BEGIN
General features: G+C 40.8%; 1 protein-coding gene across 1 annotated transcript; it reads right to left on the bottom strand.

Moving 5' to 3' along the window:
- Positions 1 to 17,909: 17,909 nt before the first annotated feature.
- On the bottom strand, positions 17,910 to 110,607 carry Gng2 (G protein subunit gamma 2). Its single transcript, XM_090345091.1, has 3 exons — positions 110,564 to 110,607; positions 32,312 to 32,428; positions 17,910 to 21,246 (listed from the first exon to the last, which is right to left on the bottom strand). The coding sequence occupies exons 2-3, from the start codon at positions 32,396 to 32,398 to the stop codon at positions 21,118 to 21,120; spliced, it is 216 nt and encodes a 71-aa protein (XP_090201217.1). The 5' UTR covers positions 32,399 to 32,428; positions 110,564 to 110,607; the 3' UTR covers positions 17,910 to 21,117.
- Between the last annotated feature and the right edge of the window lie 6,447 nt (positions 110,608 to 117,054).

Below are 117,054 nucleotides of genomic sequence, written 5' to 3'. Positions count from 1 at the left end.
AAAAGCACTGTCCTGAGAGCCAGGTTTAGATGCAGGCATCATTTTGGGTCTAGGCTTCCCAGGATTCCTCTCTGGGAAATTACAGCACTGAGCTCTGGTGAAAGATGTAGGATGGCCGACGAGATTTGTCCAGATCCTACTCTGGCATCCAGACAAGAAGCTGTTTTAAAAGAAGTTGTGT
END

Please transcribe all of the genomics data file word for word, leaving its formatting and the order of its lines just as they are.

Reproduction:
General features: G+C 40.8%; 1 protein-coding gene across 1 annotated transcript; it reads right to left on the bottom strand.

Moving 5' to 3' along the window:
- Positions 1 to 17,909: 17,909 nt before the first annotated feature.
- On the bottom strand, positions 17,910 to 110,607 carry Gng2 (G protein subunit gamma 2). Its single transcript, XM_090345091.1, has 3 exons — positions 110,564 to 110,607; positions 32,312 to 32,428; positions 17,910 to 21,246 (listed from the first exon to the last, which is right to left on the bottom strand). The coding sequence occupies exons 2-3, from the start codon at positions 32,396 to 32,398 to the stop codon at positions 21,118 to 21,120; spliced, it is 216 nt and encodes a 71-aa protein (XP_090201217.1). The 5' UTR covers positions 32,399 to 32,428; positions 110,564 to 110,607; the 3' UTR covers positions 17,910 to 21,117.
- Between the last annotated feature and the right edge of the window lie 6,447 nt (positions 110,608 to 117,054).

Below are 117,054 nucleotides of genomic sequence, written 5' to 3'. Positions count from 1 at the left end.
AAAAGCACTGTCCTGAGAGCCAGGTTTAGATGCAGGCATCATTTTGGGTCTAGGCTTCCCAGGATTCCTCTCTGGGAAATTACAGCACTGAGCTCTGGTGAAAGATGTAGGATGGCCGACGAGATTTGTCCAGATCCTACTCTGGCATCCAGACAAGAAGCTGTTTTAAAAGAAGTTGTGT